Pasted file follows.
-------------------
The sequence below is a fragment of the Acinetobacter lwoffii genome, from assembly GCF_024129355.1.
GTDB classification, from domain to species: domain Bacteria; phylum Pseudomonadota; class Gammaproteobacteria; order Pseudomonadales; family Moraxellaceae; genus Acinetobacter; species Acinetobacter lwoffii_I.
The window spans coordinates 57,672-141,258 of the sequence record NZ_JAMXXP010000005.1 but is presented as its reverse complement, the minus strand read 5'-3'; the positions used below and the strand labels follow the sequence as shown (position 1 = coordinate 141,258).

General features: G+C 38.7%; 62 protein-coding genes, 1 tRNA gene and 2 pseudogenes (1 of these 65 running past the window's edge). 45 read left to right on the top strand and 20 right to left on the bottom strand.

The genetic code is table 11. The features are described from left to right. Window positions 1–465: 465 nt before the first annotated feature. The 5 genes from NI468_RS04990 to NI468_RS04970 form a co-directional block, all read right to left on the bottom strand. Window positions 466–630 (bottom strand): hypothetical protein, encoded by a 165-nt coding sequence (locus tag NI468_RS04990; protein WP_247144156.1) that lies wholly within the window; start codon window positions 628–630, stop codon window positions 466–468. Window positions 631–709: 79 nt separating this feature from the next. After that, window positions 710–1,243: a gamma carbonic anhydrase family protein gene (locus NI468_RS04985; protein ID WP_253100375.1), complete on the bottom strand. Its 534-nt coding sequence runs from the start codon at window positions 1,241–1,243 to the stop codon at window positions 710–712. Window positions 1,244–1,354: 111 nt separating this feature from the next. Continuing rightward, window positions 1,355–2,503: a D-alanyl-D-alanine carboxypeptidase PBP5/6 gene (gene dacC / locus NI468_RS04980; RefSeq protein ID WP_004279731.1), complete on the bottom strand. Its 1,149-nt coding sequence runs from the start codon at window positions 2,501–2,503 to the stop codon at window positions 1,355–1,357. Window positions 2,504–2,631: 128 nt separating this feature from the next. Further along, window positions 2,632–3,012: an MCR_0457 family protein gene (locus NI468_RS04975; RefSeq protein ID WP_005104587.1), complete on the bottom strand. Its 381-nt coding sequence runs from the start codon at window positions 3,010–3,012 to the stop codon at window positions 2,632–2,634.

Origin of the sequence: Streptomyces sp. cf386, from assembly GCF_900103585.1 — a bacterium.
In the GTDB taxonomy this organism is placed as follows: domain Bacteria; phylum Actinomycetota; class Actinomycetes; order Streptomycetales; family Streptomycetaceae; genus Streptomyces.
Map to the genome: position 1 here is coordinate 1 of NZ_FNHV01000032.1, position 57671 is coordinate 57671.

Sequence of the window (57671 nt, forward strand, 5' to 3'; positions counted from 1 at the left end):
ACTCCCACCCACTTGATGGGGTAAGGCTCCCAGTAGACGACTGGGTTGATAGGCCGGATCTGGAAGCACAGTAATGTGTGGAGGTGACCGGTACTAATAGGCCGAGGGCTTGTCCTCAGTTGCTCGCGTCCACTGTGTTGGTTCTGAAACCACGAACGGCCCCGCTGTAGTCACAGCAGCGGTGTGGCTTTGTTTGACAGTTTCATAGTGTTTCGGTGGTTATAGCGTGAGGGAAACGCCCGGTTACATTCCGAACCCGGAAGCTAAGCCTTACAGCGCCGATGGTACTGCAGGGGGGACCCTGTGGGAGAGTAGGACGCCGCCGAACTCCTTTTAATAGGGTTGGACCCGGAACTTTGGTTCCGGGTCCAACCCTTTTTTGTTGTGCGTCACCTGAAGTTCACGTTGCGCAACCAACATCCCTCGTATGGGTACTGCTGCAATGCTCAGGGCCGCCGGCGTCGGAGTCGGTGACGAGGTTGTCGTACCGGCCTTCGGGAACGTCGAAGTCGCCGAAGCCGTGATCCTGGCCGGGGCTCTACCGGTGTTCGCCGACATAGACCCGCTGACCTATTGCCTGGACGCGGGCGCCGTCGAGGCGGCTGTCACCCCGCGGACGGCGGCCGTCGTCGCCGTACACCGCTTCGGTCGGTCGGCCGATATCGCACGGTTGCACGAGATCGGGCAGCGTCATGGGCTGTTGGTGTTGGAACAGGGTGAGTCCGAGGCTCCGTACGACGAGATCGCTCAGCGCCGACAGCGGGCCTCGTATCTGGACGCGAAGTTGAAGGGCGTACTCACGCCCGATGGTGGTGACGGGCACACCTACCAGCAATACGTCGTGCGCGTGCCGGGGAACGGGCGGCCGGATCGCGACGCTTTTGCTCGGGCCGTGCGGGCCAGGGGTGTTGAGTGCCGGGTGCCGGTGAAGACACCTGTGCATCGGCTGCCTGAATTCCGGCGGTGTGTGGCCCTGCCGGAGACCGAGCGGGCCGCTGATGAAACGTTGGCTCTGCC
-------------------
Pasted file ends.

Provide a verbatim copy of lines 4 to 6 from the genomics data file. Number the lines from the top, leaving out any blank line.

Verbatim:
General features: G+C 38.7%; 62 protein-coding genes, 1 tRNA gene and 2 pseudogenes (1 of these 65 running past the window's edge). 45 read left to right on the top strand and 20 right to left on the bottom strand.

The genetic code is table 11. The features are described from left to right. Window positions 1–465: 465 nt before the first annotated feature. The 5 genes from NI468_RS04990 to NI468_RS04970 form a co-directional block, all read right to left on the bottom strand. Window positions 466–630 (bottom strand): hypothetical protein, encoded by a 165-nt coding sequence (locus tag NI468_RS04990; protein WP_247144156.1) that lies wholly within the window; start codon window positions 628–630, stop codon window positions 466–468. Window positions 631–709: 79 nt separating this feature from the next. After that, window positions 710–1,243: a gamma carbonic anhydrase family protein gene (locus NI468_RS04985; protein ID WP_253100375.1), complete on the bottom strand. Its 534-nt coding sequence runs from the start codon at window positions 1,241–1,243 to the stop codon at window positions 710–712. Window positions 1,244–1,354: 111 nt separating this feature from the next. Continuing rightward, window positions 1,355–2,503: a D-alanyl-D-alanine carboxypeptidase PBP5/6 gene (gene dacC / locus NI468_RS04980; RefSeq protein ID WP_004279731.1), complete on the bottom strand. Its 1,149-nt coding sequence runs from the start codon at window positions 2,501–2,503 to the stop codon at window positions 1,355–1,357. Window positions 2,504–2,631: 128 nt separating this feature from the next. Further along, window positions 2,632–3,012: an MCR_0457 family protein gene (locus NI468_RS04975; RefSeq protein ID WP_005104587.1), complete on the bottom strand. Its 381-nt coding sequence runs from the start codon at window positions 3,010–3,012 to the stop codon at window positions 2,632–2,634.

Origin of the sequence: Streptomyces sp. cf386, from assembly GCF_900103585.1 — a bacterium.